I agree with Chaz and his Unconflicted post. I am unconcerned about Bill’s personal life. He was a tool for getting the Biblical principles into our hands. I was not saved by him, God used AA to save my life when I was suicidal, but I was already a Christian saved by grace through Jesus Christ. Could He have chosen a different method of rescue? Of course.
I would guess He chose AA because I like structure and AA has enough structure to keep my focus for the rest of my life. I love methodology. AA suits me and I will continue to apply the program to my daily living because it keeps my spiritual life on track, unlike any ‘church’ curriculum ever did. For whatever reason, it works for me and I will continue to share my struggles and the AA principles out of necessity (to work my program) and gratitude.
When I taught hs English, I asked for the strugglers, the back row kids who hated English in particular and school in general. I had a heart for them because I’m a struggler, too… a struggler of life.
Yesterday Debbie at Two Minutes of Grace joined the discussion with Better Than a Hallelujah, a must-read. The video makes my point.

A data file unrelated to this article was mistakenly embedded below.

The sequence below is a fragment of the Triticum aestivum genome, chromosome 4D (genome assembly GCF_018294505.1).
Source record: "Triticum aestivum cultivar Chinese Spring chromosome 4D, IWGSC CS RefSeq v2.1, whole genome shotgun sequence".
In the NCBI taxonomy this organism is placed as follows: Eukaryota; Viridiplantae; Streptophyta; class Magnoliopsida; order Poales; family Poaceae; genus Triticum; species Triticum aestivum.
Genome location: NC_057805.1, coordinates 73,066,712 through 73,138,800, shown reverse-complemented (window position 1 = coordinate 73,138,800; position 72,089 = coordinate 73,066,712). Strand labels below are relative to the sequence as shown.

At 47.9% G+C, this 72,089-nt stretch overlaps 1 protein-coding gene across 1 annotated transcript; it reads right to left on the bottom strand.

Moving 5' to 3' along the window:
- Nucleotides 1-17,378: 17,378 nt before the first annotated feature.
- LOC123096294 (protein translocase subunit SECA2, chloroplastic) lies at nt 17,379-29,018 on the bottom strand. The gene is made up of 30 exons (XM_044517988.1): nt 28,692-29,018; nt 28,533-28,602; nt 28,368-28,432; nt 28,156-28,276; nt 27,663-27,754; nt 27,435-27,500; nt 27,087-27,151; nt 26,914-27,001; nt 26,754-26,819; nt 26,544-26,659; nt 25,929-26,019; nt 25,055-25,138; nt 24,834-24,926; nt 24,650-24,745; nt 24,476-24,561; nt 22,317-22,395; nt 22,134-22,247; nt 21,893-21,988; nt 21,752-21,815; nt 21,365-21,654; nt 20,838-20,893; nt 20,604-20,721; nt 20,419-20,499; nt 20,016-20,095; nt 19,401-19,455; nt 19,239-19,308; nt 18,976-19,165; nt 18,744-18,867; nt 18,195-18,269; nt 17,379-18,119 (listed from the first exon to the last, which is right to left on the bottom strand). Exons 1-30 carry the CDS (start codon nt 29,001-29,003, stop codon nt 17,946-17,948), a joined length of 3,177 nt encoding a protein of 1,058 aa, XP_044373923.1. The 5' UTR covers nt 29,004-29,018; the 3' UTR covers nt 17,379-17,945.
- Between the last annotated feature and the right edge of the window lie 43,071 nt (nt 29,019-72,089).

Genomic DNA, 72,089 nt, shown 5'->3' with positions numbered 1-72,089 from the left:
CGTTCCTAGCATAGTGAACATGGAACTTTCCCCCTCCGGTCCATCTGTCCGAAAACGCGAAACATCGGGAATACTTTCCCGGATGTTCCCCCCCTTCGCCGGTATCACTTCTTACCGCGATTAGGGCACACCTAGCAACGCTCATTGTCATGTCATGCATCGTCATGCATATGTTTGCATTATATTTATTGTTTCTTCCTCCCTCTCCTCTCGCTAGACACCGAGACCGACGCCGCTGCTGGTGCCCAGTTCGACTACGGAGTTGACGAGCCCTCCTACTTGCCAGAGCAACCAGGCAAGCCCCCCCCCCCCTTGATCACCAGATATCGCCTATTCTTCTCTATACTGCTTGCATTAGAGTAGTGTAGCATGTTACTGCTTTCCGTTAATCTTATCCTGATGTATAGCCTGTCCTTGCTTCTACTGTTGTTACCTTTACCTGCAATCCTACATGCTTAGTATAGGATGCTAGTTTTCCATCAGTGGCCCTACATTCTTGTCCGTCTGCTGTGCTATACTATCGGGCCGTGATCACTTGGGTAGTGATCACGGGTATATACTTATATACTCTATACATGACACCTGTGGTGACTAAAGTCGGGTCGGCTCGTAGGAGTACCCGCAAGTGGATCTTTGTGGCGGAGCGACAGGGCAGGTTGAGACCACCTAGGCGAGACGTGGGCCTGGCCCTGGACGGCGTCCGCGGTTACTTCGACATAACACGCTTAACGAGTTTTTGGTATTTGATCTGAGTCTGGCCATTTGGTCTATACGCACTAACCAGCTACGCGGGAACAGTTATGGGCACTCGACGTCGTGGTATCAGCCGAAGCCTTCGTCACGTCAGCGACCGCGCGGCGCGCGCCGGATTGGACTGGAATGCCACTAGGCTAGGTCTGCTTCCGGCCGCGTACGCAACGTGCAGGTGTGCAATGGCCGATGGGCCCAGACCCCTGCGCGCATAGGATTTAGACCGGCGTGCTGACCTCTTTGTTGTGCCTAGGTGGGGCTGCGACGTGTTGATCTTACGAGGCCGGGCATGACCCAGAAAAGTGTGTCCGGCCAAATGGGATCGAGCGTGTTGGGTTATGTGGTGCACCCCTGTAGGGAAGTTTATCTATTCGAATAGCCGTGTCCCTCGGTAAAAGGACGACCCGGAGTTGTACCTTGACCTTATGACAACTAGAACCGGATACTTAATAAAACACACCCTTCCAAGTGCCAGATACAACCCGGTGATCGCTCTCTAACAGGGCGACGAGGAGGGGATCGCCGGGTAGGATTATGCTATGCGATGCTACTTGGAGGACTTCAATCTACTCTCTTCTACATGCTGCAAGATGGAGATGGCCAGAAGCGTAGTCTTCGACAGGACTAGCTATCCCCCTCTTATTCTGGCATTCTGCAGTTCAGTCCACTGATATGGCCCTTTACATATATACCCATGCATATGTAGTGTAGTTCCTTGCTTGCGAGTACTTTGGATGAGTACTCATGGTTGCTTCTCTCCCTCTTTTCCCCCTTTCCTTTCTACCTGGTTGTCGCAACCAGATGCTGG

When I found AA, I immediately felt that camaraderie of back row fiddlers. I urgently started breaking down the Steps so I could grasp the heart of the message and apply it. It reminded me of the many hours of homework on the top bunk bed in my shared bedroom of the little trailer I grew up in. Only now I had ‘friends’ that were in the struggle with me. I could share with them the insights and tips and they would share theirs with me. It was community based upon failures and fears and struggles. Again, nothing like my church-affiliated experience to date.
One of the AA lessons I’ve tried to apply is that of loving with grace instead of insisting on ‘likeness’ of experience. Now I can learn from others whose faith may differ from mine. The judgmentalism and accompanying fear are no longer comfortable, and certainly not Christlike.
As Chaz says, “If those of us who seek to represent and emulate this same Jesus had only a fraction of the impact he did, would we really have to profess as much as we do? Or, as they did with Jesus, would they flock to us curious for how we lived, what we did, and how we treated others? Is this not what they did with Jesus?”
Therefore I hope nothing I communicate ever sounds like I have the corner on truth or that I’m superior to others because I have it all ‘figured out’. I was schooled in systematic theology, memorized scriptures and used them against anyone who was not ‘as enlightened’ and therefore could not really be ‘spiritual’…so I am a recovering judge of others, as well as a recovering alcoholic. God forgive me…and He does.